The Hind Leg

The hind leg of a quadruped is quite a bit different from a standard biped leg. Technically the anatomy is similar, but for a dog, unlike a biped, their “heel” doesn’t rest on the ground. For riggers and animators, this is kind of like having an extra knee to deal with. Most rigs, I’ve generally found, just treat this setup the same as an inverse foot, locking the orientation of that last joint to the ik control and supplying an attribute to rotate it manually. That’s not a bad solution, because for animators it’s consistent with other types of rigs, and for riggers it can usually be built quickly with existing tools. So it works, but I’ve never been completely happy with that type of setup because the ankle requires a lot of attention just to get it moving properly with the rest of the leg. Many running quadrupeds, including dogs, have a pretty tight relationship between the knee and ankle, and I wanted a setup which automated that motion as much as possible, without sacrificing control.

So I laid out some goals for how I would want a hind leg to behave:

  • Effects of the IK should be evenly distributed between both the knee and ankle.
  • Pulling the IK control away should result in a perfectly straight leg before breaking, stretching or pulling away from the foot.
  • Pole Vector twists the whole leg, not just the knee, which is another byproduct of a standard inverse foot setup.
  • The ratio between the knee and the ankle, which I’m calling “pitch,” should be controllable as an attribute.
  • Possibly other attributes for twisting non-uniformly, or breaking the plane of the leg to bow it in and out.

One of the key component in getting all of this to work is the ikSpringSolver, which for some reason is a super secret IK solver in Maya. It doesn’t have a front-end, so you have to create it from the command line. But basically it’s a nice solver for chains longer than 2 bones, which need to collapse evenly and alternately, kind of like a spring, but more like a long strip of folded paper or something.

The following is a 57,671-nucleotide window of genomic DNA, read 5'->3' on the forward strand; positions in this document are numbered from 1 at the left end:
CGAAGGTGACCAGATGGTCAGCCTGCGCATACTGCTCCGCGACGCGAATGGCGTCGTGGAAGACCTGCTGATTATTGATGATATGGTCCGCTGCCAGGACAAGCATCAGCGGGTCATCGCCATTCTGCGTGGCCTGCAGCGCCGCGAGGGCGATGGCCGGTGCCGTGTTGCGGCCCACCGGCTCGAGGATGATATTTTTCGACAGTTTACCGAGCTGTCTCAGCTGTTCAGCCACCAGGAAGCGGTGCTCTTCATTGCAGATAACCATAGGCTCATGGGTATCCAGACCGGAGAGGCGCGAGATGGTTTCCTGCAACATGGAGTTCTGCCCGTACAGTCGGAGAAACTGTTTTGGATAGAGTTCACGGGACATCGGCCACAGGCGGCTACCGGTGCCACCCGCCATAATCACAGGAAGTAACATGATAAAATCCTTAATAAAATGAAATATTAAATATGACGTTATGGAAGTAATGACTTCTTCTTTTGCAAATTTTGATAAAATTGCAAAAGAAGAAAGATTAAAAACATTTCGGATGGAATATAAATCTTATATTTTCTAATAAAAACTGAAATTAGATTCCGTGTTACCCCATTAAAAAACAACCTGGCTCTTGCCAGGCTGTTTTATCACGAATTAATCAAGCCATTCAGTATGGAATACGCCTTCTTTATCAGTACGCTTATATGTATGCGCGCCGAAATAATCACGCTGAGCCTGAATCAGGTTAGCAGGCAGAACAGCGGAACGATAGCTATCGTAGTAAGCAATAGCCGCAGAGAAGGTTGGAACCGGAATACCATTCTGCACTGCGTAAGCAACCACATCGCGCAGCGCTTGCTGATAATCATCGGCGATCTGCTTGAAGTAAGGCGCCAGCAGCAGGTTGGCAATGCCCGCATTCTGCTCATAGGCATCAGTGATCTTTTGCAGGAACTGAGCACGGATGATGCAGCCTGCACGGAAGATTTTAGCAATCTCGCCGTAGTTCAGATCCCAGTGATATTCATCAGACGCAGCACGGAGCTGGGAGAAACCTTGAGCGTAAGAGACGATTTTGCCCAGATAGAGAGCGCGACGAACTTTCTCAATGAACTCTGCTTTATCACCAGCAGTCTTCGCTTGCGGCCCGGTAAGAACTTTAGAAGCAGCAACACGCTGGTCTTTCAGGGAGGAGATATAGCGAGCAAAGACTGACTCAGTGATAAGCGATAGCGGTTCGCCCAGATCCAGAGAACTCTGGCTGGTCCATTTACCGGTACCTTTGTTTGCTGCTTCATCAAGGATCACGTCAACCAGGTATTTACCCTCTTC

Anyway, best just to jump right into it. Here’s a basic joint chain for a hind leg, the hip, knee, ankle, foot:

Assigning just a regular IK handle to the whole chain might be the first instinct, and it’s worth trying out. At first glance you standard IK will appear to work fine, but when you compress this chain, you may begin to see its limitations as the joints rotate past eachother:

Furthermore, there’s nothing we can to do in the ik system to fix this pose.

This is where the ikSpringSolver comes in. To use the ikSpringSolver, you first have to initialize it by typing:


into the MEL command line. Then you create an ik handle by using the ikHandle command with “ikSpringSolver” as the -solver argument. Select the first and last joint, and then run this:

ikHandle -solver ikSpringSolver;

Now for some reason that I haven’t really narrowed down yet (maybe someone else has some insight on this), sometimes the chain will flip when you create this solver. I think it’s just a case of the pole vector being in the wrong spot, so assigning a pole vector constraint seems like it might be the only thing you need to do to fix it. I’m not sure if that will turn into a bigger issue or not.